Yay, yay, yay, bay-beeeeeeeee!

For a while, we had been wondering and worrying about whether California's peculiar primary system would shut Republicans out of the running for governor's race.  I wrote about it here.

Well, guess what!  President Trump's endorsement, far from the liability the left would have you believe, has been a big boon for the gubernatorial prospects of John Cox, who now takes second place in the polls and is likely assured a spot on the November ballot, giving voters a serious left-right choice.

According to the Sacramento Bee:

A new poll shows San Diego Republican John Cox holds a seven-point advantage for second place among likely voters in the governor's election Tuesday, signaling that voters prefer him and Democratic Lt. Gov. Gavin Newsom to face off in the November general election.

The poll by UC Berkeley's Institute of Governmental Studies also found Newsom expanding his lead, with 33 percent of likely voters backing the San Francisco Democrat.  Support for Cox, a businessman, grew to 20 percent, while former Los Angeles Mayor Antonio Villaraigosa's backing grew to 13 percent.  The percentage of undecided voters dropped from 13 percent in April to 7 percent in the current poll.

"We think it's likely to be Cox against Newsom in the general election," said Mark DiCamillo, director of the poll.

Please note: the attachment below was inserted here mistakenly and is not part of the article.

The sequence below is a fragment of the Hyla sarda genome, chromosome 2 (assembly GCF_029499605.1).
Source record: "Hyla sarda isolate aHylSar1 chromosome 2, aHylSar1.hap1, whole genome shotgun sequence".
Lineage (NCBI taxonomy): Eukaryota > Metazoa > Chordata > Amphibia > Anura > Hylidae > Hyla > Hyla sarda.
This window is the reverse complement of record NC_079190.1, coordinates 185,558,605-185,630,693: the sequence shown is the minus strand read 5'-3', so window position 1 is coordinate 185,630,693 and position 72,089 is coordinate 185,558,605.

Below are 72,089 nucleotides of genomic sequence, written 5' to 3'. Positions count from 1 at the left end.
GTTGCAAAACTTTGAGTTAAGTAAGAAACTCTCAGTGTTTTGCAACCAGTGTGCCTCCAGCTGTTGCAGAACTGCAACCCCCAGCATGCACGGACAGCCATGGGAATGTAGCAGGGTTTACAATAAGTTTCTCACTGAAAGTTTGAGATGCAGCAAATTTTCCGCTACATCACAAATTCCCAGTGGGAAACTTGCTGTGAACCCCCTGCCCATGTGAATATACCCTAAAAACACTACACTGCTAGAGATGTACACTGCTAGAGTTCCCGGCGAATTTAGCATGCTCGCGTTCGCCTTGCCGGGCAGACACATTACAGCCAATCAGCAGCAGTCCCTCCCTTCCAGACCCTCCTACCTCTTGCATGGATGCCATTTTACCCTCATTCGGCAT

Yay, bay-beeee!

Up until now, it appeared that a Republican on the gubernatorial ticket in November didn't stand a snowball's chance in San Diego.

It's because of the way California does its primaries.  Since 2010, Californians, and that includes a lot of Reaganites despite what you have read from the left about the state being entirely blue, have had this "first two out the gate" approach to elections, where the top two primary vote-getters in June get spots on the final midterm election ballot in November, leaving everyone else off the ballot.  The system tinkering seemed to be not such a good thing, given the number of leftists running who can easily take up the top two spots, leaving Republicans with absolutely no choice in whom to vote for.  It's happened in the Senate race, where two horrible candidates filled out the top two spots (Kamala Harris and one of those trashy Sanchez women), leaving many to just vote for no one.

It seemed impossible – well, until Trump came along and threw his endorsement to one of the two good candidates running for governor (the real hard-right Reaganite one, fortunately), paving the way for party unity against the great leftist juggernaut.  It might have been augmented by the left's vow to extend free taxpayer-paid health care to all illegal aliens.  But that probably helped both Republicans, not just Cox.  The Trump endorsement seems to have propelled Cox higher.

Oh, man...

This not only is a good thing in itself; it's doubly good because it sends a message to the left, so loudly running against Trump in its Democratic Party platform, that running against Trump draws voters to Republican candidates, increasing their tally.  A Trump endorsement is a magic vote-getting thing, not a bad thing.  Yelling about Trump, as most of them are doing in their nonstop TV ads, and especially when they add howls about tax cuts is backfiring badly – and in California of all places.  The left can put that in its pipe and smoke it, because its anti-Trump strategy is going to bomb.

Yay, yay, yay, bay-beeeeeeeee!